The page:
As Infections Rise, Keep Fluent in Testing, Care for HIV Patients

URMC Experts Offer Free Continuing Medical Education

Amneris Luque, M.D.

Amneris Luque, M.D.

Preliminary data from a Monroe County Health Department report released late last year indicates that nearly 45 percent of newly identified area HIV cases occurred in people under age 25. By comparison, this same young adult segment accounted for just 14 percent of new infections in 2007.

“Though the number of new infections is increasing in young people – especially in young men that have sex with men – the good news is that treatment has come a long way since the first therapies arrived on scene 20 years ago,” said Amneris Luque, M.D., director of URMC’s AIDS Center.

“With today’s regimens and good specialist care, AIDS is no longer a fatal disease. Instead, we face a completely new challenge: caring for unique health needs of the first generation of aging AIDS patients,” she said.

As the risk for infection climbs in the youngest circles – and as these patients live longer – simple math suggests that that HIV specialists and frontline providers will need to work together to meet the demand for care.

Identifying Patients

CEI logoPrimary care physicians, nurse practitioners, dentists, pharmacists and other community health care providers can play a critical role in identifying patients.

“This identification process isn’t always obvious,” Luque said. “Patients with infection can be asymptomatic for years. And when early symptoms do surface, they might raise little concern, perhaps mimicking the flu.”

The best way to detect infected persons – an approach now mandated by legislation passed in September 2010 – is to offer HIV testing as part of routine medical care, perhaps at an annual physical or gynecological exam.

“Identifying undiagnosed, HIV-infected patients is the critical first step in connecting them with medical specialists,” said Thomas Della Porta, senior health project coordinator in URMC’s Infectious Diseases Division. “Although HIV-infection remains a serious concern, current treatment is quite effective. Still, patients have to be diagnosed in order to be treated.”

Keeping Providers Current

As the collective understanding of HIV pathology grows, yielding more sophisticated and successful treatments, so must the knowledge of area health care providers. Eager to facilitate this ongoing medical education, URMC launched its internet version of the HIV Clinical Education Initiative (CEI) – the Online HIV Clinical Education and Technology Center – three years ago. This information clearinghouse helps busy health care providers stay abreast of the evolving understanding of HIV/AIDS care and treatment, right from their computers.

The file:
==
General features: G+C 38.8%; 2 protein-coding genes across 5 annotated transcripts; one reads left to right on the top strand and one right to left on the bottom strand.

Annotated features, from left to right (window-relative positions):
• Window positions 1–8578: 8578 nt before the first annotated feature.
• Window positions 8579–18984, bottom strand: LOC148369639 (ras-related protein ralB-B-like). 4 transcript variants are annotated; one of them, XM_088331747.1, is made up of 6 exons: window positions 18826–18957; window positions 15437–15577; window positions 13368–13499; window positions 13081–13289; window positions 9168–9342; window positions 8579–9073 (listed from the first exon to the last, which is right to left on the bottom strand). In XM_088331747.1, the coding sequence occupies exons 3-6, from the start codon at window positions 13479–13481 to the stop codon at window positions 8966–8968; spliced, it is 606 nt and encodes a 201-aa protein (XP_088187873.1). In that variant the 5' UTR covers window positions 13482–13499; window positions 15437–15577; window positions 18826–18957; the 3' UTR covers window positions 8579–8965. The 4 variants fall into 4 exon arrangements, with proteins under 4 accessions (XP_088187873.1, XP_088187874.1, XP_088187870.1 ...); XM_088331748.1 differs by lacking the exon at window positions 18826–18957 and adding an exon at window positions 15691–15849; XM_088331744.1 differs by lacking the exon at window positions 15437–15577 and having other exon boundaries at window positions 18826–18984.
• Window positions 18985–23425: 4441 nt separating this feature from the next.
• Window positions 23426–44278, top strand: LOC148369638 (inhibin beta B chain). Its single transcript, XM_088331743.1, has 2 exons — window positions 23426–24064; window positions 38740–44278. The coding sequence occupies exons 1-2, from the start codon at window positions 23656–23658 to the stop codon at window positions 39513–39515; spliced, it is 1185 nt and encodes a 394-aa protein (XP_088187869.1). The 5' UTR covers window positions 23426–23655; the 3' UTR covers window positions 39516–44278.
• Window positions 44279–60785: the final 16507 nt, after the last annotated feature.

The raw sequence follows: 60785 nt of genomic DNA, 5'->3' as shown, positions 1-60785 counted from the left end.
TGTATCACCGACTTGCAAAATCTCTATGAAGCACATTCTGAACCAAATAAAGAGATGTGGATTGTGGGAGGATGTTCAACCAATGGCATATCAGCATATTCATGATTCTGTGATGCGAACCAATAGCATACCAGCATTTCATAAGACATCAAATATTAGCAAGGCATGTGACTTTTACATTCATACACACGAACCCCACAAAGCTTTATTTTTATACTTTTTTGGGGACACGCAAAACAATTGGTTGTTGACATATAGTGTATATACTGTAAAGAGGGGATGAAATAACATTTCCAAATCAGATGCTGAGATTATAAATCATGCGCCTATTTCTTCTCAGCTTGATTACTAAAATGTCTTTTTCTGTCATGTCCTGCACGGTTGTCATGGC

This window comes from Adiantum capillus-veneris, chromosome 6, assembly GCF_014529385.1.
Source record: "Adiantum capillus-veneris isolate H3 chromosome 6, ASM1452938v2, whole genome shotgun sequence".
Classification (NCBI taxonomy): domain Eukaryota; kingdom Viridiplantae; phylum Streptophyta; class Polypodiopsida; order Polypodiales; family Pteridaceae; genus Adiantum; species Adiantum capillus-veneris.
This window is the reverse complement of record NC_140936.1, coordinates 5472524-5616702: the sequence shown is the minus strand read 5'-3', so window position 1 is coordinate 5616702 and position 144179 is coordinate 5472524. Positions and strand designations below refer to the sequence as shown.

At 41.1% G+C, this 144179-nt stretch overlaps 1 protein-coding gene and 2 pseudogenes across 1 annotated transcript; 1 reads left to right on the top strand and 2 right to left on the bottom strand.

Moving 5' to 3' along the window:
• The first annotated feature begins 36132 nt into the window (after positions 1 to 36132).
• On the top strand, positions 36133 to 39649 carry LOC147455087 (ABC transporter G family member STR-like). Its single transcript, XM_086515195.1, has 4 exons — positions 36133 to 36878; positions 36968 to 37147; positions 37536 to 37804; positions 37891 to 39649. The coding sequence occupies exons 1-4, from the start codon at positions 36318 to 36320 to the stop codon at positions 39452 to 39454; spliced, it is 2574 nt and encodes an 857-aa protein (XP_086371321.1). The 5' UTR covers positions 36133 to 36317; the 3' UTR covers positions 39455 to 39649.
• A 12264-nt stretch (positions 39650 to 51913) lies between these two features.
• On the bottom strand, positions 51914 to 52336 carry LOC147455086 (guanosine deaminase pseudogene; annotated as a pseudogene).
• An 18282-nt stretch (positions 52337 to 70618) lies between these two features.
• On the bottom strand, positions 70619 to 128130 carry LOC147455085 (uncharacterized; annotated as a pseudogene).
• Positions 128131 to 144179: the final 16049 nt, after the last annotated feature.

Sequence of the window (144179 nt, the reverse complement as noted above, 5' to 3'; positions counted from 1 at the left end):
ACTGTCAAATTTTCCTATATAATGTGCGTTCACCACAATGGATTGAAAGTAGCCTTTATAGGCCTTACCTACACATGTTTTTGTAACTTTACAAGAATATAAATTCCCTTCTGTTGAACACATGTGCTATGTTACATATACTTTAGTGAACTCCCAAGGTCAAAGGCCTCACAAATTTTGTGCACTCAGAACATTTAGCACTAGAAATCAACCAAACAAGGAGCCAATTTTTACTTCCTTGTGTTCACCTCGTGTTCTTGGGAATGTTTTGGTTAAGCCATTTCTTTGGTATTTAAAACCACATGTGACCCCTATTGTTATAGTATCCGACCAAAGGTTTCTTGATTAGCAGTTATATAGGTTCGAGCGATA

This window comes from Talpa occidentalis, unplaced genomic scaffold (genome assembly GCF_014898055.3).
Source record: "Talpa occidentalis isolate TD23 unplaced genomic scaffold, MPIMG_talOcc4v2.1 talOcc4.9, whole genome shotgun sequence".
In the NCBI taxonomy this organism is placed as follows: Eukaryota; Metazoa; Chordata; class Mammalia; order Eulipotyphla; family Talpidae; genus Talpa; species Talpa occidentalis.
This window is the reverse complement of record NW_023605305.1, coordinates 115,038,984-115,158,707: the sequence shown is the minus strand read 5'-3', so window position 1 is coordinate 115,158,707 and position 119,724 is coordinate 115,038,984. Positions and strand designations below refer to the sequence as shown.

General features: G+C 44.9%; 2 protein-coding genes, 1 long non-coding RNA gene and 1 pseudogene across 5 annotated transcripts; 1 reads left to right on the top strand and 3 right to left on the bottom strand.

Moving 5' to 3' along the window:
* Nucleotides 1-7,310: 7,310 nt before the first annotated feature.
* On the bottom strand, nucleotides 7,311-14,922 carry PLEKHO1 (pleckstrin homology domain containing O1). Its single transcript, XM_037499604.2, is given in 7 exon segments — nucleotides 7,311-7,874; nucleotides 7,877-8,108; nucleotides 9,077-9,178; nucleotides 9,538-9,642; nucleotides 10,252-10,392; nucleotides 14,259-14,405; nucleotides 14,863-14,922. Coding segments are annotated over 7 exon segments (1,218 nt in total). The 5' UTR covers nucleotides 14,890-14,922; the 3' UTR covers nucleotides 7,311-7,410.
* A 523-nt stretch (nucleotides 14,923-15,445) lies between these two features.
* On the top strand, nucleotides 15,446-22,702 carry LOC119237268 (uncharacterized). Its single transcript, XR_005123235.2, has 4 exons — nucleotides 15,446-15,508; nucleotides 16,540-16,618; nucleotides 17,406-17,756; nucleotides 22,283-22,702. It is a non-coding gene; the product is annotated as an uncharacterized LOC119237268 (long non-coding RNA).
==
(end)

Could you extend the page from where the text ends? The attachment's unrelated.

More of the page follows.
The Technology Center is a free and robust avenue for earning online CME credit, with new courses being added all the time. Clinically relevant topics range from understanding vitamin D deficiencies in HIV-infected patients, to taking a closer look at the trend towards young men increasingly having unprotected sex with other men and exploring infection prevention strategies that work best for this group. Online courses typically last an hour and consist of a PowerPoint slideshow narrated by an expert educator. A brief quiz follows each presentation; once finished, participants can print a certificate of completion.

In addition to for-credit courses, not-for-credit webcasts and podcasts discuss new clinical findings, state legislation, and practice guidelines. Perhaps one of the best education offerings is free, in-person training from medical experts from URMC’s AIDS Center, which provides ongoing specialty care for more than 1,000 local HIV patients. These AIDS Center experts will gladly travel to individual practices and provide educational talks tailored to providers’ unique needs and interests.

“We’re adamant about sharing knowledge and partnering with community providers,” Luque said. “As our insight into HIV and AIDS grows, our online and in-person education efforts are a key part in turning that knowledge into power that ultimately helps patients.”

URMC’s Online HIV Clinical Education and Technology Center is financed by a contract from the New York State Department of Health’s AIDS Institute. To learn more, about URMC’s Clinical Education/Technology Center, annual HIV/AIDS conference, or about the opportunity to become an HIV specialist by immersing yourself in a 1- to 5-day “mini residency” at URMC’s AIDS Center, contact Della Porta (thomas_dellaporta@urmc.rochester.edu) at (585 275-7655.

For More Information

Toll-Free Provider Support

CEI Line: 866-637-2342
Discuss treatment, issues and guidelines with a regional HIV specialist.

PEP Line: 888-448-4911
Receive consultation from an HIV specialist regarding how you should best manage post-exposure prophylaxis (PEP) to help you/your patients avoid becoming HIV-positive.

Resource and Referral: 800-233-5075
Learn about statewide HIV education and training opportunities.

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